4.) When you’ve determined that the grits are done, pour in your heavy cream (if using). I make these with and without the heavy cream, and they’re delicious both ways – the cream just adds a touch more creaminess and richness to them. Stir the cream in, and let that cook into the grits for a few minutes.
5.) Add your cheese! I like to use a combination of cheddar and monterey jack – the cheddar adds great sharpness, but it’s not the best melting cheese in the world, so the monterey jack (which is milder, but melts beautifully) helps keep things smooth. I use about 3oz of each, but you can use a little more or a little less if you’d like. Stir it all in until it’s melted and distributed evenly.
And then you’re done! You can serve these up in a million ways – in my house, we usually eat them in one of three ways: with grilled, bbq shrimp or chicken on top, alongside smoked chicken sausages, or with a fried egg on top and bacon on the side. If you prefer to eat your grits straight out of the pot with a big spoon… there is no judgement here.
I would like to state for the record that my husband politely informed me the photos I had taken of the finished product didn’t look very… appetizing. I apologize, I really do, and I hope that you will trust me when I saw that these grits are way more delicious than they look. It’s just… it was a Friday night, I had to work late, there was no light at all in my kitchen, I knew I needed to take a photo for this post… and I just wanted to sit down and eat some damn grits in my sweatpants, ok? I apologize for putting my grits needs ahead of photo quality, sincerely.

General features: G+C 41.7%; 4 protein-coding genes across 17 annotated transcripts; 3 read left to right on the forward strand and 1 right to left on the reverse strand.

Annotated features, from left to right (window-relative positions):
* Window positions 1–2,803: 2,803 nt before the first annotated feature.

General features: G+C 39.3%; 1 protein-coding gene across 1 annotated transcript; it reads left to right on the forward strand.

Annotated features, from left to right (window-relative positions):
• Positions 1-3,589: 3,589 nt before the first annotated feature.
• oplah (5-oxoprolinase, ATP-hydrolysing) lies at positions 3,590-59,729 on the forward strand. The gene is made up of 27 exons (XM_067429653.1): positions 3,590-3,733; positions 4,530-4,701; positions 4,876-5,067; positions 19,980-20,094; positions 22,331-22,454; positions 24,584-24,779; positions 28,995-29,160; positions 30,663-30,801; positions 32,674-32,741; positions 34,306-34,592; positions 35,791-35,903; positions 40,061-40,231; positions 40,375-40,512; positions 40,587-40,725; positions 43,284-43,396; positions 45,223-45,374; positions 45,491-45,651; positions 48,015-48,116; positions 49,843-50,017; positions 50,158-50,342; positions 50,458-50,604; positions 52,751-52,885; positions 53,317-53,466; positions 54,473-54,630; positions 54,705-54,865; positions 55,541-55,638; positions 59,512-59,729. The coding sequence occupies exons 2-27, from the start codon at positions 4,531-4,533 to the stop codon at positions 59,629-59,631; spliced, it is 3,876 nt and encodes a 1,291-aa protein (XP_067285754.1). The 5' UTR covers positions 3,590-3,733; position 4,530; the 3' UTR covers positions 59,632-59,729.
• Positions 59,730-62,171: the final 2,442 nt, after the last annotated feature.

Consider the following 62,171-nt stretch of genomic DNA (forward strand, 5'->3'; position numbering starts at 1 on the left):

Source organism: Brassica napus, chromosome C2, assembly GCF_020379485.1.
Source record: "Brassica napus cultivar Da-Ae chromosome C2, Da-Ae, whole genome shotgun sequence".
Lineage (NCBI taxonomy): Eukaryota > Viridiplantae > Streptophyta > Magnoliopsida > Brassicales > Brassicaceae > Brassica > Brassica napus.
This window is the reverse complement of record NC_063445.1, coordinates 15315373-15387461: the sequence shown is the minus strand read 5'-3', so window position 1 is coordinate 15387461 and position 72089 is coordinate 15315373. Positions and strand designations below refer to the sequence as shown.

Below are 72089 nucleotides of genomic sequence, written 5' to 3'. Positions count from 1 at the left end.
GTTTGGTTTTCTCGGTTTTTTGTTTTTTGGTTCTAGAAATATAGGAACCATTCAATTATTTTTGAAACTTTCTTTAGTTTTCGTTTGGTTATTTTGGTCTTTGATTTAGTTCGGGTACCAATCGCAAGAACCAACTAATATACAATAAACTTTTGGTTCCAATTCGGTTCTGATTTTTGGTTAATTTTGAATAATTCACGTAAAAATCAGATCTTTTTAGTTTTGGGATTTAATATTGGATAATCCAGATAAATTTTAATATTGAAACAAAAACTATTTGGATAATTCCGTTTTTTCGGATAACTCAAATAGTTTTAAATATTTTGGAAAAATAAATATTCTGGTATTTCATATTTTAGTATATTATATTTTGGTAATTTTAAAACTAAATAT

Now. Go forth and eat grits!
1.) I’ve never heard of rinsing grits in my life. Must be one of those Yankee things.
2.) I am super impressed you are using chicken stock. Did I suggest that, or did the directions?
3.) I almost always find you have to add more liquid (water or milk, in my house) than the directions state so first time grit-makers, don’t hesitate to add more if they aren’t done and they are starting to stick.
4.) Dishwashers + dirty cheese graters = no trouble at all.
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I am so proud that I may have just shed a tear. Truly. And now I will make some geechie boy grits when I get home! Yum.